Even more so than the fact that he had made no noise, Bo was shocked to learn that the warrior knew his name.
Then he felt fear. Maybe he had come to punish him for Edward’s death. And if he had, they currently were in the best place to make someone disappear. A body thrown in the well of the mountain would never reappear.
“Is Edward still in the mine?” the instructor asked.
“Yes,” Boleval simply said.
He readied himself for the blows that would surely come. After all, he deserved them.
“I see...” the man mused. “Well, no matter. I came to pick you up. If you’re ready, let’s go.”
Dumbfounded, Bo looked at the tiger as if he was crazy. “But... but what about Edward?”
“Well, I understand you’re worried about your friend, but there isn’t any way for us to find him, is there?” the man said. “Even if I convinced Damian to go after him, there is simply no way to retrace Edward’s path.”
“Aren’t you worried about him? About his life?”
“Well, I have to admit that I underestimated his hunger for growth... however, after talking to your young friend Sarn, I believe he will be fine.”
“You gave Edward a coat made by Sarn, didn’t you?”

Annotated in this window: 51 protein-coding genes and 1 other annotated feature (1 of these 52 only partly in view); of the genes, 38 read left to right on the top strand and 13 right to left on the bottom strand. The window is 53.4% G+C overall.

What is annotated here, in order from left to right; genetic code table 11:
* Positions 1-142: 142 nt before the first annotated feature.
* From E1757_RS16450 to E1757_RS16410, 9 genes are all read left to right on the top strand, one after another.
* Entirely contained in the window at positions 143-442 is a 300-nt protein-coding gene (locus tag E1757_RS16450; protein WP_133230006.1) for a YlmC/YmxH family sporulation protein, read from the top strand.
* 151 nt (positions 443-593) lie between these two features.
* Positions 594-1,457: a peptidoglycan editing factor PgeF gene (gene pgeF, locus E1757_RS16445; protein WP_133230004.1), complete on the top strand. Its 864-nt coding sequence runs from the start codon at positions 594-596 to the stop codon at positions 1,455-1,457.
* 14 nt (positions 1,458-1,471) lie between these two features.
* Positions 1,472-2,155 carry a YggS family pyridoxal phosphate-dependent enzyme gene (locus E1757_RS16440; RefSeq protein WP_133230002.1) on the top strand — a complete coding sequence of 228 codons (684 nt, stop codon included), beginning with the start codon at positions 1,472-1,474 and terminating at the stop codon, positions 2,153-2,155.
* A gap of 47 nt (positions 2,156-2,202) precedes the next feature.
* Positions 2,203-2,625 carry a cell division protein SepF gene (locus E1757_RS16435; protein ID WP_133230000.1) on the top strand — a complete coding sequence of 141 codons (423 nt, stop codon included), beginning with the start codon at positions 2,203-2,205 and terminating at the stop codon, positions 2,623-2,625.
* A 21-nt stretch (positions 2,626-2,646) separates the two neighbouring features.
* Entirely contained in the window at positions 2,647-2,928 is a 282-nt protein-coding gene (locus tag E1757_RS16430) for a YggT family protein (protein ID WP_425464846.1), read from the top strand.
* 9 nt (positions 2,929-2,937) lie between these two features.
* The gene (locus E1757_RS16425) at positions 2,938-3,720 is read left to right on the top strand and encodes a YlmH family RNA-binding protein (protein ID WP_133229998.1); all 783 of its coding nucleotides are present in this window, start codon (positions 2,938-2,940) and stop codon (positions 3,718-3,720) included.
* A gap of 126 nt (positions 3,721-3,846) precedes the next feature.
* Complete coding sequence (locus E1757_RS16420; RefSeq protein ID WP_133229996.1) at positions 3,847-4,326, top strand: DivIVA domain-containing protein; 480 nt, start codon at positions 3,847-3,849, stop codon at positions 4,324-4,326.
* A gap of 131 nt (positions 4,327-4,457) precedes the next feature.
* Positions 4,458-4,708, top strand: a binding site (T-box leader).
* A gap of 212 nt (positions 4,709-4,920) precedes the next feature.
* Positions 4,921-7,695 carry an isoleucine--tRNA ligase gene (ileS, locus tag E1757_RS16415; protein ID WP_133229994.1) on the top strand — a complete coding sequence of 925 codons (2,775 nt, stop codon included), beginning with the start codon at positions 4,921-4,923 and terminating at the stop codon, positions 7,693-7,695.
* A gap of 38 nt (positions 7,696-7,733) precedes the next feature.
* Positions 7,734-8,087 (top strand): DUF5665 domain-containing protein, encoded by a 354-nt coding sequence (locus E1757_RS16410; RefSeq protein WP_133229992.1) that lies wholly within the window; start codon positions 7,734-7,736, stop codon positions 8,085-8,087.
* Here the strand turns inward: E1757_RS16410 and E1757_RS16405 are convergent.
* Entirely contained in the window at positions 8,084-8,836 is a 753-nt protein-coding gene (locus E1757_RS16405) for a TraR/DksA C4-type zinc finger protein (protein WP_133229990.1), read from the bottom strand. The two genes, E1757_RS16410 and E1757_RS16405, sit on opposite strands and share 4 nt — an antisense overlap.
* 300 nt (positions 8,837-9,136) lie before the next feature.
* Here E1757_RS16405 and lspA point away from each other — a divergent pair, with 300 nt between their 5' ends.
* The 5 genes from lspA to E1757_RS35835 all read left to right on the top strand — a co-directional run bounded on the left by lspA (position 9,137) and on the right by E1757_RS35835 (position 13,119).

Bo frowned in disbelief.
He can’t mean that...
“Young Sarn has been steadily receiving contribution ether since this morning. Apparently even Tamie received a bit. And it can only be from one person.”
Boleval eyes got wide, and he gazed into the gaping entrance of the Undermine.
He is still fighting?
That’s what it was. Utter bliss.
During the dance, nothing mattered. There were only me, Ikun Omi and the destruction we left in our wake.
As we pierced and sliced, there was no doubt that we had no equals. That we were made for each other.
At times, we would spin, and then we became death. When we dodged, we were wind. When we closed in on an enemy, we were as unforgiving and precise as lightning.
But truly, we were the Flood. Unstoppable and unyielding.
Our technique was beyond compare. Our superiority absolute.